I began this blog in May 2009 following the death of Marcia Powell at Perryville State Prison in Goodyear, Arizona. It is not intended to prescribe the path that leads to freedom from the prison industrial complex.

Rather, these are just my observations in arguably the most racist, fascist, militaristic state in the nation at a critical time in history for a number of intersecting liberation movements. From Indigenous resistance to genocidal practices, to the fight over laws like SB1070 and the ban on Ethnic Studies, Arizona is at the center of many battles for human rights, and thus the struggle for prison abolition as well - for none are free until all are. I retired the blog in APRIL 2013.

Visit me now at Arizona Prison Watch or Survivors of Prison Violence-AZ

Tuesday, October 27, 2009

SOS Friends of Marcia!

hey All -

do me a favor and try to hit today. I'm not able to pull it up - my screen keeps telling me it doesn 't exist, except when I sneak in the back door to my dashborad - but I still can reach the site from there.

So, wherever you are, whoever you are, it would help to know if it's the site, browser, etc. Just send me word at with what you come up with - and introduce yourself - my name's Peggy..

In the meantime, if can retrieve any of the more recent stuff from Free Marcia Powell, I'll just re-post them here.

You don't think planning to see the Governor at the Homecoming Parade is too provocative, is it?

I wasn't planning any kind of coordinated protest or anything - I just want to make sure the Governor's crew keeps Marcia Powell and the rest of the prisoners of this state in the forefront of their minds as they raise campaign funds at high price events, and cut away at the budgets that feed, house, clothe, school, and - in disturbingly rapidly growing numbers - incarcerate the people of this state.

Women are being sexually exploited in the prisons; that knowledge is commonplace. Men are murdered, raped by other men, and suicide on a regular basis. People sent up for a few years on a relatively minor offense find themselves diagnosed with things like colon cancer, and never get to feel the touch of a loved one again. Is that how we want to punish people who just lost their homes and are desperately trying to stay afloat?  Or self-medicating their way back from three tours of duty?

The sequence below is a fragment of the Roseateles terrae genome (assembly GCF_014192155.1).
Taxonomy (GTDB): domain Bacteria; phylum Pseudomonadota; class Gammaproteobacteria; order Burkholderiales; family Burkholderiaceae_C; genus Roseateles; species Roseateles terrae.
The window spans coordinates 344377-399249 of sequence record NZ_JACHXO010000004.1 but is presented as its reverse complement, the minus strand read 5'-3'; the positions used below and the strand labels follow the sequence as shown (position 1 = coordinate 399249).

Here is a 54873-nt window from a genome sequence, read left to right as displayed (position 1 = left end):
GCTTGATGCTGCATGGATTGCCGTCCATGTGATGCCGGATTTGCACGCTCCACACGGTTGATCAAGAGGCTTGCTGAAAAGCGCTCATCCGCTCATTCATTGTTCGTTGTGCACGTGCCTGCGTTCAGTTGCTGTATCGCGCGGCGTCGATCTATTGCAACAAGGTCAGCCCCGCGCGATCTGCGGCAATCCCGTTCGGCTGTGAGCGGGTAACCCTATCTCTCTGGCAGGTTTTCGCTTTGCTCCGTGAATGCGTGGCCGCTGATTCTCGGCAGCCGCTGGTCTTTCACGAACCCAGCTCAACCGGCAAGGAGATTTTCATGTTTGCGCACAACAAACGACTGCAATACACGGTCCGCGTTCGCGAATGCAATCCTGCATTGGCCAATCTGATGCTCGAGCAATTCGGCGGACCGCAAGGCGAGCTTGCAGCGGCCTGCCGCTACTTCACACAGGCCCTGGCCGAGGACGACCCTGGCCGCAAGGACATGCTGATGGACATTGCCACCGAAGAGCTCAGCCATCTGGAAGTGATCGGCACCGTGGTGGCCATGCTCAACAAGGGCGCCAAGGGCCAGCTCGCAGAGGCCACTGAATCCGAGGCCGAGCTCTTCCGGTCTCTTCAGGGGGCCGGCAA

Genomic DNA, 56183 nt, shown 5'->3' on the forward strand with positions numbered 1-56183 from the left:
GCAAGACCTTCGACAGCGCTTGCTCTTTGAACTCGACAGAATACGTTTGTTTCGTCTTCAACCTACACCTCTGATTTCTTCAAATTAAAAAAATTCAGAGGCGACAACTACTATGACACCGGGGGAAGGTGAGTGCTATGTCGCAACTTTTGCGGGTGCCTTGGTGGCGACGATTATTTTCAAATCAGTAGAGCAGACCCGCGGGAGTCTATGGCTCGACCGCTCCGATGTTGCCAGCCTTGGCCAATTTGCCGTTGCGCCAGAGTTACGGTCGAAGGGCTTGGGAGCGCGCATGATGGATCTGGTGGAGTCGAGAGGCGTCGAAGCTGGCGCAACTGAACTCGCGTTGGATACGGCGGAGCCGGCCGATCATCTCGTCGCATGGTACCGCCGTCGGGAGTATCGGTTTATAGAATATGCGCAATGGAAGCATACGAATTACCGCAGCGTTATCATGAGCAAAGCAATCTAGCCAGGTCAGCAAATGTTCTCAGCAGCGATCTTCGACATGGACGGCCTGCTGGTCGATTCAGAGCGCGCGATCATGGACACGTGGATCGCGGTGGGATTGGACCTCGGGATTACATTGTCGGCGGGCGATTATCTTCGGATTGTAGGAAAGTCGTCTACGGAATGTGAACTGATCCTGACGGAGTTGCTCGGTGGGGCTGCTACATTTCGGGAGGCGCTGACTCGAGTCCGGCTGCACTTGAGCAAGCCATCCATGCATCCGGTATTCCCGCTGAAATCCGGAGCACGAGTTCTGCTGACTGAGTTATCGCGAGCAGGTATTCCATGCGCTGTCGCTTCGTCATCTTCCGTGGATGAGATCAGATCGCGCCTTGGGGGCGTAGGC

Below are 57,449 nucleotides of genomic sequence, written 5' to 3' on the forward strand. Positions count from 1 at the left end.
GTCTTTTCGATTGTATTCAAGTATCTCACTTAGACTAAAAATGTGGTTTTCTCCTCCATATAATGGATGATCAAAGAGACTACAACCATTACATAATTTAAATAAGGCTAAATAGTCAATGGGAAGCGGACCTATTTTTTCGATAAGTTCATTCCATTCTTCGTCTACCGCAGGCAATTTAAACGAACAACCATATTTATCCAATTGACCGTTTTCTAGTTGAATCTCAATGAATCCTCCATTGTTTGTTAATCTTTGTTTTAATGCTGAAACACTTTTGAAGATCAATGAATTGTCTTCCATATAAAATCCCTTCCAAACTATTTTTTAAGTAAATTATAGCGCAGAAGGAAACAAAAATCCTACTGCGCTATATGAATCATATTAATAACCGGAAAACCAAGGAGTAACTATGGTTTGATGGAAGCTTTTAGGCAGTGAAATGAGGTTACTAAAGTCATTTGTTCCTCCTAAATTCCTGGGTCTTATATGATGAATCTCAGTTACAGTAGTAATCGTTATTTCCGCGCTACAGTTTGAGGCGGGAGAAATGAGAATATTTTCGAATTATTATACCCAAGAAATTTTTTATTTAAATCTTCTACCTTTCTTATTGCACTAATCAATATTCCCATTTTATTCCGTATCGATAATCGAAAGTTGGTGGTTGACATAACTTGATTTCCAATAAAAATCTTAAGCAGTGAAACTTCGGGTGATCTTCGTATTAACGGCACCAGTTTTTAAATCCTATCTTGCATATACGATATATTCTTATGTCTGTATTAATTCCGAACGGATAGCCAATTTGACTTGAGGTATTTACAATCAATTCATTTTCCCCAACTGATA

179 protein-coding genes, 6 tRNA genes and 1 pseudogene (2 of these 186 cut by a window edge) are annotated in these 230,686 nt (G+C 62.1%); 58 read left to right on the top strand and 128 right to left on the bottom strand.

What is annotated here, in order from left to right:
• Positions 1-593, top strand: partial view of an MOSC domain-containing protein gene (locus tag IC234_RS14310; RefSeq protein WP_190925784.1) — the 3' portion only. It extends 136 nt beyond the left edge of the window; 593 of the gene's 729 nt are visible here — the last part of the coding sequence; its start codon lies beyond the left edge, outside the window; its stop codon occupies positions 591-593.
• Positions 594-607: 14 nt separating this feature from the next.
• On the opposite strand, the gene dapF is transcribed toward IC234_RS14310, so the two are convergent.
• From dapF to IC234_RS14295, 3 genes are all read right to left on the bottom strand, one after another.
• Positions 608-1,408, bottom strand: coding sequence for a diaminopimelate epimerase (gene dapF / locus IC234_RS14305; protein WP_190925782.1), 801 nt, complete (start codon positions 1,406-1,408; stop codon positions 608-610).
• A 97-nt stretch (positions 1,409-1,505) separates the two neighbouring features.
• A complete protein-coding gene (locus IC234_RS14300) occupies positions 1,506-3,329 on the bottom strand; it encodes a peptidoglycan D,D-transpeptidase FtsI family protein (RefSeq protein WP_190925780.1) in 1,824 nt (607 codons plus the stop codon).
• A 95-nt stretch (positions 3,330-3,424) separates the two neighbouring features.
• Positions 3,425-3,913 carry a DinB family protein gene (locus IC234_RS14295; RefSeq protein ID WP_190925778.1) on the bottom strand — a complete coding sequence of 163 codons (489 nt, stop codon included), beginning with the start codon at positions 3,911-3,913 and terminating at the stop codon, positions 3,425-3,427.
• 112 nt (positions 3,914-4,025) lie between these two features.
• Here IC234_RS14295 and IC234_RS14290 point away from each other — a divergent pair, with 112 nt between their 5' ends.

We can't trust the judges or prosecutors in this state. They appear to have very little humanity, and their egos are far too delicate for them to admit their mistakes. Go visit the prisons yourselves, if you can get in. Look who we've got locked away. Talk to their family members, check out their stories. The innocence claims are credible, but will get buried by men like Andrew Thomas if we turn our backs from those prisoners now.

As for the brutalizing, dehumanizing effects of mass incarceration in this state, I don't know how anyone in this community can honestly suggest that what happened to Marcia that day was just a case of bad guards and violations of department policy, something that the Good Old Boys at the ADC can take care of if we just leave them to their work.

In fact, Ryan and his gang are doing their work exactly as we've trained them to do: render the people we hate and those we fear powerless, invisible, and silent - no matter how high the price in economic or human potential. "Justified" or not by a person's alleged guilt or admitted crime, incarceration is how we do violence to each other the most with the least amount of responsibility - we leave it to the cops and the courts under the unbelievably naive idea that because this is America the state can be trusted to let us know what really is and isn't "justice".

That's about all the stamina I have now. I'm sure I'll be back to rant and rave more later. In the meantime, don't forget to check out what's happening with, and get back with me.


No comments:

Post a Comment